VANCOUVER — Mirko ‘Cro Cop’ Filipovic doesn’t want to be here.
He’s OK with being in Vancouver. He’s ready and focused to fight.
But he wants no part of the media circus surrounding the UFC.
So he begins answering questions with the cold efficiency of an Eastern European factory foreman.
Heavily accented ‘yeses’ and ‘nos’ and uncomfortable silence in between.
But the Croatian striker — who made his name fighting for Japan’s Pride Fighting Championship before it went down for the count — perks up when talk turns to his old employers.
“In Japan, there were never press conferences like this,” says the 35-year-old who is set to take on Patrick Barry in the co-main event of Saturday’s UFC 115.
“I had a hotel for myself and other fighters were in other hotels. Nobody talked to me. The driver just came to pick us up before the fight.”
He doesn’t mince words when outlining his dislike of being in the public eye when he’s not trying to knock someone out with a highlight-reel head kick.
“I don’t like it. I don’t want to be a star. I don’t want to be in the magazines. I just want to fight,” he says.
“I don’t see the point of all these things. All the same questions my entire career: ‘How do you train?’ ‘How do you feel?’
“I think people just want to see people fighting and that’s it. But this is the North American way. Business is everything. Who cares what I think about things? That’s my opinion.”
The 26-7-2 fighter explains his desire for privacy often extends to dealing with his many fans.
“I respect that many people like me universally. They like my way of fighting and I respect it. But sometimes it’s hard to be polite all the time,” he says.
“Sometimes they don’t see that they pass through a border, you know. I can sign one, two, three, 100 (autographs) but 300 times I cannot.
“I want to get my rest. Want to get my peace and quiet. I just want to stay in my room and I don’t want to go out. Doesn’t mean I hate fans. No, No. I’m aware of everything. We are here because of fans. I am paid because people pay a ticket to see me fighting. But sometimes it’s hard.”
Filipovic has always held strong to his Pride roots. At his first UFC fight (UFC 67) he used the Pride theme as his walk-in music.
Even Wednesday, he attended the open workouts and media session wearing the Pride lightning bolt on his T-shirt.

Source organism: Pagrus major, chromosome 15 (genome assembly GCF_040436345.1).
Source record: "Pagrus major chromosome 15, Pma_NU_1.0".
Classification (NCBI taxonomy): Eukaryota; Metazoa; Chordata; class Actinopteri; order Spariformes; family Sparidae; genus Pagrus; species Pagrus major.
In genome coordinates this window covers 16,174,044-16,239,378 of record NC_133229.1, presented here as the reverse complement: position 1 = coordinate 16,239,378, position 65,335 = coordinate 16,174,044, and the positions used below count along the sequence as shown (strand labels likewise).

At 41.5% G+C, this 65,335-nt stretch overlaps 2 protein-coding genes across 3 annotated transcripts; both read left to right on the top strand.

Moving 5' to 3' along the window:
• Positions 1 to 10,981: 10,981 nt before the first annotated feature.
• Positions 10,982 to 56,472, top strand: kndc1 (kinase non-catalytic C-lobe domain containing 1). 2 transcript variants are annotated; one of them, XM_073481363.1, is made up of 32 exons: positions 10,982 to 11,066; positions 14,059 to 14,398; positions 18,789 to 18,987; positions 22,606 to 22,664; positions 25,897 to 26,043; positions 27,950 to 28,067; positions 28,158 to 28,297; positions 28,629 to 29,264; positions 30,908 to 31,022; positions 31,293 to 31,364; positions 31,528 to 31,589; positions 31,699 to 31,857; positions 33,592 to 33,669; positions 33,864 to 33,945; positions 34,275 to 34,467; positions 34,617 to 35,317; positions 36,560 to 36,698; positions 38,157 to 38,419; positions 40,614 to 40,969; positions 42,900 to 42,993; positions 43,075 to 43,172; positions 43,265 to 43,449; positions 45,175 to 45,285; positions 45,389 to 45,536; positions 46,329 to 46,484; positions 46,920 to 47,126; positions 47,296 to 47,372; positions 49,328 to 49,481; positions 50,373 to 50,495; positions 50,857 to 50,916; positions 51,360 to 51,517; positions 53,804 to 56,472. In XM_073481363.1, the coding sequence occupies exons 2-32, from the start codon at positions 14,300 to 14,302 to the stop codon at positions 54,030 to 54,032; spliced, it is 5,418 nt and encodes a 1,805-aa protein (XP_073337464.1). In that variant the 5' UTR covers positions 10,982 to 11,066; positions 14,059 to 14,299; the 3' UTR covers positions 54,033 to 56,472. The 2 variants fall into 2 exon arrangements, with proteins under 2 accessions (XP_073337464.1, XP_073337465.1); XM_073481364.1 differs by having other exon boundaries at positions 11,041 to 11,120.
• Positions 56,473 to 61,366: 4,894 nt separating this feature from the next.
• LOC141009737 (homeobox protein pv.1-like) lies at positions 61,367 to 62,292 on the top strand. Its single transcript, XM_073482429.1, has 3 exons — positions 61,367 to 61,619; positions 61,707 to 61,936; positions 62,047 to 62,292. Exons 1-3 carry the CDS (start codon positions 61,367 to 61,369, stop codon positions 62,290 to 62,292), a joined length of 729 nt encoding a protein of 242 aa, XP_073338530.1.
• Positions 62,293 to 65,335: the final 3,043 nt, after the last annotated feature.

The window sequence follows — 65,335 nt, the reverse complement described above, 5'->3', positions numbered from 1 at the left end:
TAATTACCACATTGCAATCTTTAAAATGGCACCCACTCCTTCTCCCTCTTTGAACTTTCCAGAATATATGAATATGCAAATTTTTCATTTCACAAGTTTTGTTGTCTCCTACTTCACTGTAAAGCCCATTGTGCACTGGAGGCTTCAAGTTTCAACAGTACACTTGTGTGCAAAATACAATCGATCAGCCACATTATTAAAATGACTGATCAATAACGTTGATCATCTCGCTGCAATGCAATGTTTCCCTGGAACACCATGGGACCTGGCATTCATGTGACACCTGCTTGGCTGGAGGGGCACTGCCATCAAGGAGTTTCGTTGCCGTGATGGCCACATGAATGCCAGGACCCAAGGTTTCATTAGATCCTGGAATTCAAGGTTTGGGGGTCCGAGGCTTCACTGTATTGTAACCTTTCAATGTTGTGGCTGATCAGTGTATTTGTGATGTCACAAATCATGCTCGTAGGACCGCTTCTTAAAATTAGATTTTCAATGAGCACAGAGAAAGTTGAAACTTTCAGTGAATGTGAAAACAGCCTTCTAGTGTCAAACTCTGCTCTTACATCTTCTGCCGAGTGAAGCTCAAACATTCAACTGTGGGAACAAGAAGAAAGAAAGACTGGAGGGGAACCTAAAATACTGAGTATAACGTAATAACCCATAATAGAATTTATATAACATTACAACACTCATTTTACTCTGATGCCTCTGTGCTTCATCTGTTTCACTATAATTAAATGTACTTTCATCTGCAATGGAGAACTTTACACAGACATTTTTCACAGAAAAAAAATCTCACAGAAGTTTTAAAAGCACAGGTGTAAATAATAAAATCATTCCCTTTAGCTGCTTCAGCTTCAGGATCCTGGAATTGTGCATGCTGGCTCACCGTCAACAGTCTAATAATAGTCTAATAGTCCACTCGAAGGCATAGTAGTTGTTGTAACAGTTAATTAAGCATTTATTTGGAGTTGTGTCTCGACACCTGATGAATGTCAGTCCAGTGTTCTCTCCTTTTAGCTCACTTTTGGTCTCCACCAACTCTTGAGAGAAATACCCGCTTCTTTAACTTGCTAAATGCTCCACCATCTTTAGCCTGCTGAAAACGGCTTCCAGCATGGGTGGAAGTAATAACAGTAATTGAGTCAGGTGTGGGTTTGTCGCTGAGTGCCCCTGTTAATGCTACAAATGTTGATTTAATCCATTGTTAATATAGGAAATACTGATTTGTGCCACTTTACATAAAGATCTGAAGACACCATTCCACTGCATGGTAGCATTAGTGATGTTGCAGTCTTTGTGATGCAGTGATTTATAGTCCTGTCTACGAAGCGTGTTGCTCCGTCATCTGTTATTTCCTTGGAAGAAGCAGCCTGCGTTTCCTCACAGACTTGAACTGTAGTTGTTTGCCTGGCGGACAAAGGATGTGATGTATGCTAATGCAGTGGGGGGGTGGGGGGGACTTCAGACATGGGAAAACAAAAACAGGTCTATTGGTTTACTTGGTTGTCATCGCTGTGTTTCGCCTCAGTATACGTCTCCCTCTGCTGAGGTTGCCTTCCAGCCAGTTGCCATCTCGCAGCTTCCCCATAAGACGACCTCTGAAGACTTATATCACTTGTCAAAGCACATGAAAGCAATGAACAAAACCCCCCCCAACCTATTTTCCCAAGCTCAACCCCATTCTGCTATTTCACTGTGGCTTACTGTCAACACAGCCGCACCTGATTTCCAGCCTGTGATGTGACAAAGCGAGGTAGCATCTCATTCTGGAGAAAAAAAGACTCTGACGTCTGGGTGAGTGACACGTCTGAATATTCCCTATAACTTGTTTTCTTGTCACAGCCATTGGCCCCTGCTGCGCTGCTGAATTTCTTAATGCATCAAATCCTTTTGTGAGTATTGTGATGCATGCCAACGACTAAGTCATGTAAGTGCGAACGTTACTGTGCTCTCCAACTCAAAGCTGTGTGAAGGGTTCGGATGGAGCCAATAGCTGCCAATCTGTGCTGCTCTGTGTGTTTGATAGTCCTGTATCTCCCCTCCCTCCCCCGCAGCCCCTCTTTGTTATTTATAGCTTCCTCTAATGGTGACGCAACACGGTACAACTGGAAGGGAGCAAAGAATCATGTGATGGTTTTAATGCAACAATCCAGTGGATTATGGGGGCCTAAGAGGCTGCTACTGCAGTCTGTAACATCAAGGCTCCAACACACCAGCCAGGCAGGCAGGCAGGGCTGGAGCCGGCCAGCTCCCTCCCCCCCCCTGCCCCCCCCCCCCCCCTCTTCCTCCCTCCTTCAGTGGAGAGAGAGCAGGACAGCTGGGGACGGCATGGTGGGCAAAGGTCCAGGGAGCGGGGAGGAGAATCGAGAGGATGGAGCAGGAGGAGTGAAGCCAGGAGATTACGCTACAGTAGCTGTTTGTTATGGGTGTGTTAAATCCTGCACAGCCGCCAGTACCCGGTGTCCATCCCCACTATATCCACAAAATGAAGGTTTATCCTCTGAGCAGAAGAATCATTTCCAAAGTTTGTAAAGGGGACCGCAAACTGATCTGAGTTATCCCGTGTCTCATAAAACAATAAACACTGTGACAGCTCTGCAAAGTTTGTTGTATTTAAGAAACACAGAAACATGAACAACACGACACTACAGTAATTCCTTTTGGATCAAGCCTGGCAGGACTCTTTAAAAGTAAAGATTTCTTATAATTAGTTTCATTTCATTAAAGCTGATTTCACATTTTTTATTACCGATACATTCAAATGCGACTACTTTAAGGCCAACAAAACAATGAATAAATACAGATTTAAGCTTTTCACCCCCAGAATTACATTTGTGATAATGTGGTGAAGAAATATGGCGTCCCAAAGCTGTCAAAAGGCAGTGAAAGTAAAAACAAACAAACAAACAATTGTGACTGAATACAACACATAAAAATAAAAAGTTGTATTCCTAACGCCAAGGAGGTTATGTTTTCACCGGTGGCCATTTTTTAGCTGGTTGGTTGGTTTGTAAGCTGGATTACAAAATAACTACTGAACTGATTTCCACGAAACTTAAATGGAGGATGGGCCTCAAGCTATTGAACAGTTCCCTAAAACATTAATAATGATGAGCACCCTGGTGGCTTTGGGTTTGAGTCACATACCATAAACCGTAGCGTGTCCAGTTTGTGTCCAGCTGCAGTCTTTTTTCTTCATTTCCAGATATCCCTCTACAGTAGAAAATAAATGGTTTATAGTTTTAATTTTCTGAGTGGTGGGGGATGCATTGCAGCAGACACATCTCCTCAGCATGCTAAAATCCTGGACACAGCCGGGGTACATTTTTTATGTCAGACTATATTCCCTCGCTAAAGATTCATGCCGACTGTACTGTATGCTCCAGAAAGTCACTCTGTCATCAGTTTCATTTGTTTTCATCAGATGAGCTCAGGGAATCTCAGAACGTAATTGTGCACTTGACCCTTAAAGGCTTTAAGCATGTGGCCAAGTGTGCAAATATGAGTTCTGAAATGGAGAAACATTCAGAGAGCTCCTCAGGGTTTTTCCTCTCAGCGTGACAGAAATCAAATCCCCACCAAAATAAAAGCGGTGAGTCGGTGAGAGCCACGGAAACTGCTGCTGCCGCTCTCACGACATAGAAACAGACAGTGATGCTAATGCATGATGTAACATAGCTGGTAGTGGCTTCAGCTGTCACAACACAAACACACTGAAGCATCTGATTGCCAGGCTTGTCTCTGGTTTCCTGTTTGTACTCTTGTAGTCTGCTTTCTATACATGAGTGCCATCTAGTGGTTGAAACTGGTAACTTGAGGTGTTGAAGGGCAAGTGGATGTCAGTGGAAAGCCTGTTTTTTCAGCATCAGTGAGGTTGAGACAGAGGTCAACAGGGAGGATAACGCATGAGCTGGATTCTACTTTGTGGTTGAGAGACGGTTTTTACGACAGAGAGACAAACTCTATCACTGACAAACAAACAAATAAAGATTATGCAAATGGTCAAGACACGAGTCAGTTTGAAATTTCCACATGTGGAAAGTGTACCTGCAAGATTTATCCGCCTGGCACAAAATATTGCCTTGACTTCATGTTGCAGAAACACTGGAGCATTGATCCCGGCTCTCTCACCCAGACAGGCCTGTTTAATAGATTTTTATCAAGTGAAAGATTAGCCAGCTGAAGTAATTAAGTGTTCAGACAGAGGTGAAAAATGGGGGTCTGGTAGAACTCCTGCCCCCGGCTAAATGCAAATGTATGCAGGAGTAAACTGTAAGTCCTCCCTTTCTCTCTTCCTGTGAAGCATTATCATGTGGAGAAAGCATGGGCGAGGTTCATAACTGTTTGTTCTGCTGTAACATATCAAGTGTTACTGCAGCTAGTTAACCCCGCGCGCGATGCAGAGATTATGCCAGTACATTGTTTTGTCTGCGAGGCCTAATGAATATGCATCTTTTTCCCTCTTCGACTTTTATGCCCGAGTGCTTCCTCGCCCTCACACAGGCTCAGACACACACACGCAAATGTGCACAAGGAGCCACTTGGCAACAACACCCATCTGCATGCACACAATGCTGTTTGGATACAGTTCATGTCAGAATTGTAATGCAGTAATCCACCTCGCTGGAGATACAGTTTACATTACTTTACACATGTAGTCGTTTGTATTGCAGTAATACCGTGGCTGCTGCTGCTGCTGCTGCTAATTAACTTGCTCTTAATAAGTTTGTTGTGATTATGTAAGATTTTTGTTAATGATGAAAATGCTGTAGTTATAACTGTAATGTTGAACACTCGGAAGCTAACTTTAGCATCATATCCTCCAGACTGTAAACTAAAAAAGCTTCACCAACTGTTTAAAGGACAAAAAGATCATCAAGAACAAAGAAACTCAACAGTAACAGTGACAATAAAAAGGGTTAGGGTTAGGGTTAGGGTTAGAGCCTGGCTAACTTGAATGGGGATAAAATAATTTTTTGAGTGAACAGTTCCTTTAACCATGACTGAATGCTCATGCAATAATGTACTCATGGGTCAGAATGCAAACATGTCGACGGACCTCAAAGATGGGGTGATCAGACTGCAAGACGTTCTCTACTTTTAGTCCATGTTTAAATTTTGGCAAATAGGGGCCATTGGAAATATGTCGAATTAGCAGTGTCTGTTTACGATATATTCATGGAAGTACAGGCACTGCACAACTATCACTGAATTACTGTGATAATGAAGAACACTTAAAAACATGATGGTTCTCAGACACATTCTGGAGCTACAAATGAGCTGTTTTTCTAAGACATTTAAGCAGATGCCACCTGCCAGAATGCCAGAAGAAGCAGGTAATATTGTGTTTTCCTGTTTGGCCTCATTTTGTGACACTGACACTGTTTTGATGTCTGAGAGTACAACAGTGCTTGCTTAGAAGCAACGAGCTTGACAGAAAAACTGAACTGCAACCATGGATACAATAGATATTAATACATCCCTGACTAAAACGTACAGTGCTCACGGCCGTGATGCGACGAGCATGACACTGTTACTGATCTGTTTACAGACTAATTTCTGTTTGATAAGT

“The American way of doing business and the Japanese way of doing business — I had to adjust. It was just like I went to Mars,” he says.
“In Japan, I always stayed in the same hotel. I was the only fighter in that hotel.
“Here, in the same floor there are three or four fighters and their cornermen and some people don’t know the level to which they go. Parties in the middle of the night that wake you up. It makes you nervous and I never saw that before in Japan.
Filipovic says he’s come to accept the changes.
“This is the way it works here. I’m professional and I have to respect it,” he says.
“I fight for the UFC now. Pride is dead and I need to adapt.”
His opponent is the polar opposite.
Barry attended the media session with all the excitement of a young pup at a Milk Bone factory.
He went on at length at how Filipovic was his idol as a young fighter and how he respected the Croat for opening doors for stand-up fighters everywhere.
He even said he played himself against Filipovic in the UFC 2010 video game losing by left kick to the head — Filipovic’s trademark.
Filipovic dismissed his opponents admiration.
“I never play Playstation. I don’t even have Playstation. I hate video games. I don’t think it’s for grown men,” said Filipovic.
“My son who’s seven plays Playstation. But for me, I don’t see the point.”
Filipovic is 3-3 since coming over the UFC and has never lived up to the reputation he brought with him.
He says he came over for the money and admits to underestimating the challenges of going from a ring to a cage. He says he has adjusted his training and has an Octagon in his home.
Filipovic is on the last fight of his UFC contract and hopes to renegotiate with the fight club.